To the editor:
In January, many will start the new year with goals to exercise more, eat better, and lose weight. January also will be when newly elected public servants — or incumbents starting another term — take office across New York state.
Old habits are hard to change in people, and especially hard to change in government. Elected officials should begin 2022 by conducting the public’s business in an open and transparent way. To show their commitment to open government, elected officials serving on a village or town board, city council, or a county legislature should introduce and pass a New Year’s resolution stating they will:
• Post timely notice of all meetings at least one week prior to a meeting.
• Post meeting agendas and all meeting documents online, at least 48 hours before a meeting.
• Post draft meeting minutes online, no more than two weeks after a meeting.
• Allow members of the public to speak at the beginning of a meeting regarding agenda items and non-agenda items, whether attending in-person or remotely.
• Support live-streaming of meetings by video, and posting the video recording online afterward.
• Only conducting private executive sessions on rare occasions in accordance with the New York State Open Meetings Law.
We understand that a motion to hold an executive session to discuss “litigation,” “personnel” or “collective bargaining” is not sufficient, as the Open Meetings Law requires motions to state more information when holding an executive session.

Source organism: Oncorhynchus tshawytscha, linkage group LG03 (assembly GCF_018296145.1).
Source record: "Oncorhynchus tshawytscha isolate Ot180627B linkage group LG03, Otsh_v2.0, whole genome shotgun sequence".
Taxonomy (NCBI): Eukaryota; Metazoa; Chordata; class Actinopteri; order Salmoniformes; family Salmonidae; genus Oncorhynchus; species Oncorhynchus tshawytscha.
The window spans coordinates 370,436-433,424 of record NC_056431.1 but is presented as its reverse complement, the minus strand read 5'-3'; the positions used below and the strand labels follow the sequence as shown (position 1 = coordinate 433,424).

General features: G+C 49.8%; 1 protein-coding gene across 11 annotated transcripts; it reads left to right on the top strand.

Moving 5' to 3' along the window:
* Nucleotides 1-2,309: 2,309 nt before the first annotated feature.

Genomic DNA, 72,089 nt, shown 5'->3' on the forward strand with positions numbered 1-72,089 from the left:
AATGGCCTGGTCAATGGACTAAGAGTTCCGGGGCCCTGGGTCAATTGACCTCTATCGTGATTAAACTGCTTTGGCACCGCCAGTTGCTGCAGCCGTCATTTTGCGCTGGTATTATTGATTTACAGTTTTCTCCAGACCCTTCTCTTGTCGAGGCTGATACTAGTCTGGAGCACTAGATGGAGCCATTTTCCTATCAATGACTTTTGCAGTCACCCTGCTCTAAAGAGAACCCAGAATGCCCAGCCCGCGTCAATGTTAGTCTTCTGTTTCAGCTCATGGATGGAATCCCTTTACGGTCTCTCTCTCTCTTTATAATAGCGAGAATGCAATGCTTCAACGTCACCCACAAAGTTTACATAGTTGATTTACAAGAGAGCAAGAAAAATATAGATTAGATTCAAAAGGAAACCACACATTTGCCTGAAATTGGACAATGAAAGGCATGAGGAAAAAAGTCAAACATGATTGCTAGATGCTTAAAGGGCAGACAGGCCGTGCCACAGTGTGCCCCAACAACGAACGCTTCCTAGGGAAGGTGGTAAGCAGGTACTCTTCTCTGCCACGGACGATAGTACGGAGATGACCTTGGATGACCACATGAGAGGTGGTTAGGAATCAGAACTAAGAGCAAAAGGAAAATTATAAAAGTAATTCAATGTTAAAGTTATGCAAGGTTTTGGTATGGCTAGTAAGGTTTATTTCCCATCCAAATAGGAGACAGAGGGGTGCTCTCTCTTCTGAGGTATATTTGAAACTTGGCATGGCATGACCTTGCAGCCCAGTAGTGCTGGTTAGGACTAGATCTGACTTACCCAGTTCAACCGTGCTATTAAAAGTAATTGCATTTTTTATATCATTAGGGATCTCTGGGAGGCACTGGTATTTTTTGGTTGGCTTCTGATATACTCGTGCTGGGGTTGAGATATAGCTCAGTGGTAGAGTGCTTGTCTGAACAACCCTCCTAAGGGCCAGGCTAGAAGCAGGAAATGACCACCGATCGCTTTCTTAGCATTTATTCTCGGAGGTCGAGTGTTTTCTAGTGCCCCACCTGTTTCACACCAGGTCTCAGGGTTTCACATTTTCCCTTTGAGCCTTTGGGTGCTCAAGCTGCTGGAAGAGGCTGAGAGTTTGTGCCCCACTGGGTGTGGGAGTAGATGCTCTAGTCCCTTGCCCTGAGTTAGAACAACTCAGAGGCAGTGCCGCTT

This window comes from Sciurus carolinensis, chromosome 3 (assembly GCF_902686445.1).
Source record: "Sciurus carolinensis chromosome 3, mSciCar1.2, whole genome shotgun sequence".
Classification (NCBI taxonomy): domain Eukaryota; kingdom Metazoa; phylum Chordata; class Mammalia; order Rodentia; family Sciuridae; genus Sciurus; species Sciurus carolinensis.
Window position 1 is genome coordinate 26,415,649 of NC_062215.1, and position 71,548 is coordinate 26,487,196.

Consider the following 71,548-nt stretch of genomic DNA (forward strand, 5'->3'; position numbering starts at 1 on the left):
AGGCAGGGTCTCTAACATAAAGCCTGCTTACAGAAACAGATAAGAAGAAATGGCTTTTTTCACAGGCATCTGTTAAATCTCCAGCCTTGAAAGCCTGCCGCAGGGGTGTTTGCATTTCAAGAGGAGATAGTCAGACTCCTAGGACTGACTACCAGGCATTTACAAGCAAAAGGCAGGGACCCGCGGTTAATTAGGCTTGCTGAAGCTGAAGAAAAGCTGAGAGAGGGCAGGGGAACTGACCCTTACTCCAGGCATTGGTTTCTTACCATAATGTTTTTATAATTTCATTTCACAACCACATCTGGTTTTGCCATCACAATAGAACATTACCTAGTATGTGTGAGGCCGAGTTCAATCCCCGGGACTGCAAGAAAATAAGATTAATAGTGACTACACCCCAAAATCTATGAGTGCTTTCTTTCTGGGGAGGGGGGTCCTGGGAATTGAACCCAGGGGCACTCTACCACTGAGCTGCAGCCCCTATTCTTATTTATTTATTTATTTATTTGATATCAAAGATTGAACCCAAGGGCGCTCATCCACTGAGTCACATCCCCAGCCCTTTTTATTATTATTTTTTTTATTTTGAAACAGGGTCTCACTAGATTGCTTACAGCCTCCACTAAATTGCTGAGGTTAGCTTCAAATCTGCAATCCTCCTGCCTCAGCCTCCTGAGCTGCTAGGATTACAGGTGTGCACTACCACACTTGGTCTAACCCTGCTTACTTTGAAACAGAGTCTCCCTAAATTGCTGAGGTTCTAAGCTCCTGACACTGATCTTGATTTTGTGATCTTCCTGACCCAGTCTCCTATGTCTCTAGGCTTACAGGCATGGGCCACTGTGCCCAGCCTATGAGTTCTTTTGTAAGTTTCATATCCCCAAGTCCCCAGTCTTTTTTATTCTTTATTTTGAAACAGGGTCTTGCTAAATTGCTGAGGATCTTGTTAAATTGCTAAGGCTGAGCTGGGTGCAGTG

• Support having our elected members complete and post an annual financial disclosure form on our government website — just as state elected officials do.
• While private political party caucus meetings are allowed under the law, we agree to not hold such meetings. There is no reason, at the local level, to hold private political party caucus meetings to discuss political business or public business.
• We support the public’s right to obtain records, and will ensure that information regarding the Freedom of Information Law is posted in a visible place on our website. We will proactively post documents online as much as possible so that the public can access information without having to file a FOIL request.
We will also post an easy fill-in-the-blank form that assists the public in filing a FOIL request by email or our website.
• We are committed to having all FOIL requests responded to in a timely manner, and will — on a quarterly basis — request a status report regarding FOIL requests from an appropriate staff member to monitor compliance with the law.
The author is president of the New York Coalition for Open Government